No less than Supreme Court Justice Antonin Scalia made clear in his famous 2008 District of Columbia v. Heller ruling that, like other cherished amendments to the U.S. Constitution, the Second is not without its limits. While vigorously defending Americans’ right to maintain weapons for self-defense, the conservative jurist wrote that the Second Amendment and its legal precedents are “not a right to keep and carry any weapon whatsoever in any manner whatsoever and for whatever purpose.”
With that as a constitutional foundation, let us praise Republican Congressman Bill Flores and Sen. John Cornyn, both of Texas, for suggesting consideration of a federal ban of the type of gun attachment that allowed a 64-year-old gunman to essentially convert semi-automatic weaponry into a type largely forbidden to private citizens by federal law. The lawmakers demonstrate courage rare for Republicans these days.
Rep. Flores’ support for a ban on “bump stocks” and Cornyn’s talk of legislative hearings on these attachments appeared to come even before the National Rifle Association surprised everyone last week by urging that the Trump administration study regulating bump stocks. By using such attachments, Stephen Paddock was able to up his number of “kills” when he began firing on some 22,000 folks at a country music concert in Las Vegas. Thanks to technology that allows guns to function like military-style automatic weapons, Paddock’s victims below were like proverbial fish in a barrel.
Yes, some gun enthusiasts lost no time protesting, insisting any ban erodes their rights. But their arguments — including that this is a prelude to the confiscation of their guns — ignore Justice Scalia’s legal insistence that limits to the Second Amendment can apply to “dangerous and unusual weapons.” So if automatic weapons are largely banned from public purchase and an attachment can convert a semi-automatic weapon into an automatic one, has the law in effect been subverted? Most reasonable folks would say so.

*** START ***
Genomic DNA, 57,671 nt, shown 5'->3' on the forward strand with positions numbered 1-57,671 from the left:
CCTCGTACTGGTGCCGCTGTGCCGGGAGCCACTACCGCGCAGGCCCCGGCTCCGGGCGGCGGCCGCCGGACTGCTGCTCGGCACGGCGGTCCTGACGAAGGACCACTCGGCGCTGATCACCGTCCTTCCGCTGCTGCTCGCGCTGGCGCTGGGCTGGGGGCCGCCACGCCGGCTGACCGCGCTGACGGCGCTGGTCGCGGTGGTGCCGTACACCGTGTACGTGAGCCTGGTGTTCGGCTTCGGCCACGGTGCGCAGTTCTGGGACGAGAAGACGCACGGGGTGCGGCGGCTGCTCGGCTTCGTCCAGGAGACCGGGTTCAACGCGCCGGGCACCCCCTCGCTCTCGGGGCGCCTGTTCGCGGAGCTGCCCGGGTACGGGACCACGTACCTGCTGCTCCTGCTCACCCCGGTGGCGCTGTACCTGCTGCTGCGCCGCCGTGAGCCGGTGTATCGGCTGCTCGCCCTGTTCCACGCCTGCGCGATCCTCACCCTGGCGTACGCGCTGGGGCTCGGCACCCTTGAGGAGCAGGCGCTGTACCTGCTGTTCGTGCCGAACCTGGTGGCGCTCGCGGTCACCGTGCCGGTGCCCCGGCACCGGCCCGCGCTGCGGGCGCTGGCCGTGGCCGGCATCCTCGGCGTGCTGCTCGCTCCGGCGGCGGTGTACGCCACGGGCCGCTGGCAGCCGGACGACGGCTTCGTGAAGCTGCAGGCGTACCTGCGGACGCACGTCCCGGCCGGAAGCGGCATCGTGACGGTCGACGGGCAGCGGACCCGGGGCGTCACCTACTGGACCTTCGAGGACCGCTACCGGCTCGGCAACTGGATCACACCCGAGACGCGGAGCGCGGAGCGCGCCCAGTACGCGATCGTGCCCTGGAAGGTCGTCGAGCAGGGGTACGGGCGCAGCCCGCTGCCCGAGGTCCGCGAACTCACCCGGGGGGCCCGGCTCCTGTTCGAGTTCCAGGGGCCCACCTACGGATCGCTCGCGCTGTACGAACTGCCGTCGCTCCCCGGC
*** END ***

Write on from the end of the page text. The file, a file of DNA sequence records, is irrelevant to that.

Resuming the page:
Trump administration spokeswoman Kellyanne Conway similarly lost no time after the Las Vegas massacre blasting the Obama administration for allowing the sale of bump stocks through the latter’s interpretation of the Gun Control Act and National Firearms Act. Sen. Cornyn has now asked the U.S. Bureau of Alcohol, Tobacco, Firearms and Explosives to go back and review this interpretation and explain. “Unfortunately,” Cornyn added, “we are all now keenly aware of how this device operates and believe that this renewed review and determination will keep our citizens safe and ensure that federal law is enforced.”
It would seem some Republicans have drawn a line in the sand regarding the very limits Justice Scalia cited less than a decade ago. We’ll see if this line holds. As for gun fanatics on this issue, we quote a wit commenting on a number of them attacking Flores on his Facebook page: “Look, I gotta agree with all these other fine fellows, Rep. Flores: If people don’t want to see their families murdered by a spray of bullets totally at random, then they can get the heck out of this country! You can’t just take away rights to prevent innocent people from dying in droves on a daily basis. It’s un-American!”